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Optimization options

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How to specify options

Build options can be specified as the environment variable

export RUSTFLAGS="-C option1=value1 -C option2=value2"

before running cargo build.

Another possibility is to collect all options in a custom profile that is specified in the Cargo.toml file at the root of the polkadot directory. In the polkadot source, there are already two such profiles:

# Polkadot runtime requires unwinding.
panic = "unwind"
opt-level = 3

inherits = "release"
lto = true
codegen-units = 1

As explained below, the production profile includes more advanced optimization options.

The maximum number of code generation units a crate can be split into. Standard value is 16. Choosing 1 may improve the performance of generated code.

In our testing, codegen=True means -C codegen=1, whereas codegen=False does not specify it explicitly and thus takes the default value.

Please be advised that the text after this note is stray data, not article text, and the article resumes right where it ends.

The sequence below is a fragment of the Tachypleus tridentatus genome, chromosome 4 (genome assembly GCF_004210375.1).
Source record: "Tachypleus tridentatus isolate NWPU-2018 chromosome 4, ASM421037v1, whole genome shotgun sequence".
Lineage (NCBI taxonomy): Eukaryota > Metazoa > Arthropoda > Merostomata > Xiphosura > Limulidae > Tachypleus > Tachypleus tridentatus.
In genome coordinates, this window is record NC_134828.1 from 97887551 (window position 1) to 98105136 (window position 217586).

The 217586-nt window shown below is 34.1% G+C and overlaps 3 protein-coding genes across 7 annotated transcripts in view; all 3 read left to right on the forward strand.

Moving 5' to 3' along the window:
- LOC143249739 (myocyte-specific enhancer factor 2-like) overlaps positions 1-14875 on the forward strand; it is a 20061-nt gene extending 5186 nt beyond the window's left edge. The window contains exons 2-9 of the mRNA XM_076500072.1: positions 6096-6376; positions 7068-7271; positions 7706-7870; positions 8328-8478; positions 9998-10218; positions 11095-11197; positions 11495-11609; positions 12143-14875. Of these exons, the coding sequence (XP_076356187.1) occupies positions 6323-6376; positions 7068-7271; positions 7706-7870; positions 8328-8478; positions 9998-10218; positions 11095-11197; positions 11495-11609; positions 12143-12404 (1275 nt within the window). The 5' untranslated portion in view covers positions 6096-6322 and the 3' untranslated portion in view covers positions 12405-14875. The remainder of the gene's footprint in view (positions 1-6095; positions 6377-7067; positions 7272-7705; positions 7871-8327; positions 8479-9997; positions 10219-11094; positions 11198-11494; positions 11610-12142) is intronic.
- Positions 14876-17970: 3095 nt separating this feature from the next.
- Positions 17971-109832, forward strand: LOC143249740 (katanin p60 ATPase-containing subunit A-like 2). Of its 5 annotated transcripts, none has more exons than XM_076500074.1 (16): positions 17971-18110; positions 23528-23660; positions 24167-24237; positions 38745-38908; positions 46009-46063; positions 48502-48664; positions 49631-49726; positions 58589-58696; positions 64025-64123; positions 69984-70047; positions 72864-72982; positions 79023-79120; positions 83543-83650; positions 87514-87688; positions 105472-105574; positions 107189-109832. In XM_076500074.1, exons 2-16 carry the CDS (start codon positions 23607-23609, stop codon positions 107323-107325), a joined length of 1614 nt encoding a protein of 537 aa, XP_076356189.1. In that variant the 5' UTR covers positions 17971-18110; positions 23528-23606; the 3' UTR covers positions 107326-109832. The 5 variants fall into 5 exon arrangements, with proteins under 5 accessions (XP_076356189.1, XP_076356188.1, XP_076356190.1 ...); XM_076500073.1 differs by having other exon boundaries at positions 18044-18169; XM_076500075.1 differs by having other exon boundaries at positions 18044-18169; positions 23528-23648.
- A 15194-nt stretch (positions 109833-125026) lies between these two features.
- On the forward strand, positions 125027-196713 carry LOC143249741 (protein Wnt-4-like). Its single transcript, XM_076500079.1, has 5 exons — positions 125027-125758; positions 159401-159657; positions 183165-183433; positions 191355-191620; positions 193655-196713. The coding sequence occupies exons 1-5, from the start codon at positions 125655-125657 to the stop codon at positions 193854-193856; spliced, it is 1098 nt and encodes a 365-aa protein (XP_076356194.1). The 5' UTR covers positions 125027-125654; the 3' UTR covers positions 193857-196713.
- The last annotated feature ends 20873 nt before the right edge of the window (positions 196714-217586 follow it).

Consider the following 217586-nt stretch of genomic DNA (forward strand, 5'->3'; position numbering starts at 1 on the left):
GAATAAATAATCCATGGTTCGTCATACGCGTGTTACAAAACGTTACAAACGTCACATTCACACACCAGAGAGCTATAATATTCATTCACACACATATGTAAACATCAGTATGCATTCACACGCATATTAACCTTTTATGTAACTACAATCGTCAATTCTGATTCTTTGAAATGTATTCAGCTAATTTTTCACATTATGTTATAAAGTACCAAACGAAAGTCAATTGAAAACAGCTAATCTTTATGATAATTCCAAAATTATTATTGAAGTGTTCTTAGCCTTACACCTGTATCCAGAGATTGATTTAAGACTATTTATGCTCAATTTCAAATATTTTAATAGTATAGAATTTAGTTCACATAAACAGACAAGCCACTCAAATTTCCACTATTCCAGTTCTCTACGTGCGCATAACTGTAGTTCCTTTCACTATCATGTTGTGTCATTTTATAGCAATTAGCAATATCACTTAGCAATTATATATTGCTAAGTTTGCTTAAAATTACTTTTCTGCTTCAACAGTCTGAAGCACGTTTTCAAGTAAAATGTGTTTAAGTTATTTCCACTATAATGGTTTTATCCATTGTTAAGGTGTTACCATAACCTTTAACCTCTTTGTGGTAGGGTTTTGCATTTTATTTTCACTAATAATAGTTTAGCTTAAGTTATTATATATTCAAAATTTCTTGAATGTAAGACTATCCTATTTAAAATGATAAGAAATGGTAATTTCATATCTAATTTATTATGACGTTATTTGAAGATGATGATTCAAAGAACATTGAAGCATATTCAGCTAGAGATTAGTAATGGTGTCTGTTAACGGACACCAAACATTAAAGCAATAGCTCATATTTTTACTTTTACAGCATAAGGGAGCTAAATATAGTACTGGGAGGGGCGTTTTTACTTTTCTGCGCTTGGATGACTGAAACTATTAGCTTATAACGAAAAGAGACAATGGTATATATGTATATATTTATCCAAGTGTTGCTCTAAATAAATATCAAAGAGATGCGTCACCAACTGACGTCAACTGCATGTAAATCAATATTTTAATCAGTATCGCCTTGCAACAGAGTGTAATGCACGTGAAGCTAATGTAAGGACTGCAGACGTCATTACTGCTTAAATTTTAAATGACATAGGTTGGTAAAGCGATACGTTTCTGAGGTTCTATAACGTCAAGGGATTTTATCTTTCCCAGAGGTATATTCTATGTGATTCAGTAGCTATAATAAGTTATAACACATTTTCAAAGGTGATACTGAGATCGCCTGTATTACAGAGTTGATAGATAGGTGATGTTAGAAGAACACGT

Let LLVM optimize the whole code during linking. Three modes can be set with -C lto=?:

  • no: self-explanatory
  • fat: optimizations across whole code; longest build time
  • thin: compromise between fat and disabled; significantly faster build time

If the option -C lto is not provided or not specified with the options above, LTO can still be enabled. To avoid ambiguities, we always specify the LTO options in our optimized builds.

LTO (thin or fat) does not always lead to improvement. Furthermore, while fat lto is much slower to compile, it is not always better than thin LTO. See here for details.
Specifying lto in RUSTFLAGS does not work and gives error: lto can only be run for executables, cdylibs and static library outputs. Hence, it need to be specified in Cargo.toml



Find your CPU architecture with rustc --print target-cpus Taking target-cpu = native will automatically take the most specific (advanced) architecture.